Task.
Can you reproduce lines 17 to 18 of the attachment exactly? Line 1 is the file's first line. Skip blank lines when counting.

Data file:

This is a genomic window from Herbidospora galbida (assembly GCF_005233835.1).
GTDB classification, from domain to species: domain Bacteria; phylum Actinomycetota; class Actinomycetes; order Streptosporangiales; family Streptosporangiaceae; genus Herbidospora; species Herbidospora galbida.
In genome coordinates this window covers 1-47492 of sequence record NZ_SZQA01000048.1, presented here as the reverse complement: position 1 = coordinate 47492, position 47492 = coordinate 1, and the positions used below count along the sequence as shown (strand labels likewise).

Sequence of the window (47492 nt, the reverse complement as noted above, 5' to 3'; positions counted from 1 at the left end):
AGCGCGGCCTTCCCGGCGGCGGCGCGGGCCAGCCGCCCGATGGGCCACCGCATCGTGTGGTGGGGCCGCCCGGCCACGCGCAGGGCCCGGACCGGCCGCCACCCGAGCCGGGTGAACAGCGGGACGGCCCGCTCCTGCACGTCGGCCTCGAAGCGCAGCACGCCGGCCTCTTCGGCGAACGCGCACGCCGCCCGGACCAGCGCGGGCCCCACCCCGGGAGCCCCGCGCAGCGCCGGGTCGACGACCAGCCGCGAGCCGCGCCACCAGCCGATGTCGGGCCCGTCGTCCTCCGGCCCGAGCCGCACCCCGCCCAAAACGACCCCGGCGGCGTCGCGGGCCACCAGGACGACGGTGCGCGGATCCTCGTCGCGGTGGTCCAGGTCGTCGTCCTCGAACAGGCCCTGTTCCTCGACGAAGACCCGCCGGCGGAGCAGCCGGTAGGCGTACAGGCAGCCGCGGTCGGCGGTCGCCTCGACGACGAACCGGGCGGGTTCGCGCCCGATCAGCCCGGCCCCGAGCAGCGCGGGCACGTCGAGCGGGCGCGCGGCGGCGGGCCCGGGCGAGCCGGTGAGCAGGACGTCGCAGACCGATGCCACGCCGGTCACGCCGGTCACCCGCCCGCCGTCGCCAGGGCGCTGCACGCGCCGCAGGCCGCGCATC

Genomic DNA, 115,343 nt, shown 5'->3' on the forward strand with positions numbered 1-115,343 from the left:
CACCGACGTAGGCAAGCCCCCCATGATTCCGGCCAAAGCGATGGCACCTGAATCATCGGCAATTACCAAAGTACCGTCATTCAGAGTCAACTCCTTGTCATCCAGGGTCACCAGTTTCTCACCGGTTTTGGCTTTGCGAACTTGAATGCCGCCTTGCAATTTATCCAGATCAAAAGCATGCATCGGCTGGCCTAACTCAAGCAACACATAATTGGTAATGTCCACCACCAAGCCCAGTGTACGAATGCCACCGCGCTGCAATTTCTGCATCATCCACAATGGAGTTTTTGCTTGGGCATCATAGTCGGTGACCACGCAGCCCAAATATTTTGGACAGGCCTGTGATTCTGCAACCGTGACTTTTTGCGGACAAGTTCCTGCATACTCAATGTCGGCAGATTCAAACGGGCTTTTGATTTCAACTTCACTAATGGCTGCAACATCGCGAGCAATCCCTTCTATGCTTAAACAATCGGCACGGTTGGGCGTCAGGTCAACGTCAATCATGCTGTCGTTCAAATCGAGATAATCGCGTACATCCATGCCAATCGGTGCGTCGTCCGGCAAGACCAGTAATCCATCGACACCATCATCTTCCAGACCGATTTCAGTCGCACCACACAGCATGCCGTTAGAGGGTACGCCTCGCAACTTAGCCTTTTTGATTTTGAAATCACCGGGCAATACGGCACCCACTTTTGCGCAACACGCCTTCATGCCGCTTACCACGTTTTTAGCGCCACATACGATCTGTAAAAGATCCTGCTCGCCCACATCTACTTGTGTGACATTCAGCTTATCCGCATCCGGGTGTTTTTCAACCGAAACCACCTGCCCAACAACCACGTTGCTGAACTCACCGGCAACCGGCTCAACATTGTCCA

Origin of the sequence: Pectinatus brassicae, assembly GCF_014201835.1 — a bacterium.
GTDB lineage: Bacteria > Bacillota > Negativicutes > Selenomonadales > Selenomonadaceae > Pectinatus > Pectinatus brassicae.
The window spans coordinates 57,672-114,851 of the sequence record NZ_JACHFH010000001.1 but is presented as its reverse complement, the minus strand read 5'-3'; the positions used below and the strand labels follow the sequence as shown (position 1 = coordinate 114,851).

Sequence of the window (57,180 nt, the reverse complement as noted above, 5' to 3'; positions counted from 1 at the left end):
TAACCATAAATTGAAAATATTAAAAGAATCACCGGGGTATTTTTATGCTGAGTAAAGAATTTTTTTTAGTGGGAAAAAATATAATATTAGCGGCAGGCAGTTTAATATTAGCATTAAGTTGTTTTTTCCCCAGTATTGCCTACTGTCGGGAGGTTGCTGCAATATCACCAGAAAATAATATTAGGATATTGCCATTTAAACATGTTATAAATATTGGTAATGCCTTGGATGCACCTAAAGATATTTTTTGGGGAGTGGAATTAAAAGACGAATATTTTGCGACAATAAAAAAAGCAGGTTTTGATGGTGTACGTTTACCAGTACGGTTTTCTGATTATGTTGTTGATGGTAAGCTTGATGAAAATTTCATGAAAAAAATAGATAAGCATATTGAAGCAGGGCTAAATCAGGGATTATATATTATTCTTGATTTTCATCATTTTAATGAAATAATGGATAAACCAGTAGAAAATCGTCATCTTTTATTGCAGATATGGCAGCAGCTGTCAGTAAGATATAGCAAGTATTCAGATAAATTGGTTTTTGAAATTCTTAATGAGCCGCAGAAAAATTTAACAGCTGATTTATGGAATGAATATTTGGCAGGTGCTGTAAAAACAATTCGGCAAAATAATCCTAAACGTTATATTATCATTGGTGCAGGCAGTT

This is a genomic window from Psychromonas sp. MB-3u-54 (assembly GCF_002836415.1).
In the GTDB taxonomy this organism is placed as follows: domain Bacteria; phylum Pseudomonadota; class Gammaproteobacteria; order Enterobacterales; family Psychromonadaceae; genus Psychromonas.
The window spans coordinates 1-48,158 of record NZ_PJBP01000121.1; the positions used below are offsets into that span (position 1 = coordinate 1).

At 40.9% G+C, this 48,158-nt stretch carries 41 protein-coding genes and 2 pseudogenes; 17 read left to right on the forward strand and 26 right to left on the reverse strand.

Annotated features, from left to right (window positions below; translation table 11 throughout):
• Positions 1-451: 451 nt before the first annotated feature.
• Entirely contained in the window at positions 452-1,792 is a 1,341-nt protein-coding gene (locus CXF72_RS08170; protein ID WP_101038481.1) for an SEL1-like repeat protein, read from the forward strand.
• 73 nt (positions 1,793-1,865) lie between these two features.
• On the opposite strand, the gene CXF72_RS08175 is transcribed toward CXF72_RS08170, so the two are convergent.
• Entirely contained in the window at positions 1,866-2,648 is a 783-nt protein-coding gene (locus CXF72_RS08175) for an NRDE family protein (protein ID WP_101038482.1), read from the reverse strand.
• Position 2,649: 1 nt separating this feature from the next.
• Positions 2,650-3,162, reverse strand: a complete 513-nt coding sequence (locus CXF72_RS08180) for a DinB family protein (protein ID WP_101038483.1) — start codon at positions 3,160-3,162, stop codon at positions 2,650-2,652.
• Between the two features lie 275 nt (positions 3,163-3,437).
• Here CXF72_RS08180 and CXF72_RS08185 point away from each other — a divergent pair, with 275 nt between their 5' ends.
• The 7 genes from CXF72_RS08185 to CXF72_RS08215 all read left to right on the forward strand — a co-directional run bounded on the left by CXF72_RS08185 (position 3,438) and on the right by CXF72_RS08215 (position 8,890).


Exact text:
Annotated features, from left to right (window positions below; translation table 11 throughout):
• Positions 1-451: 451 nt before the first annotated feature.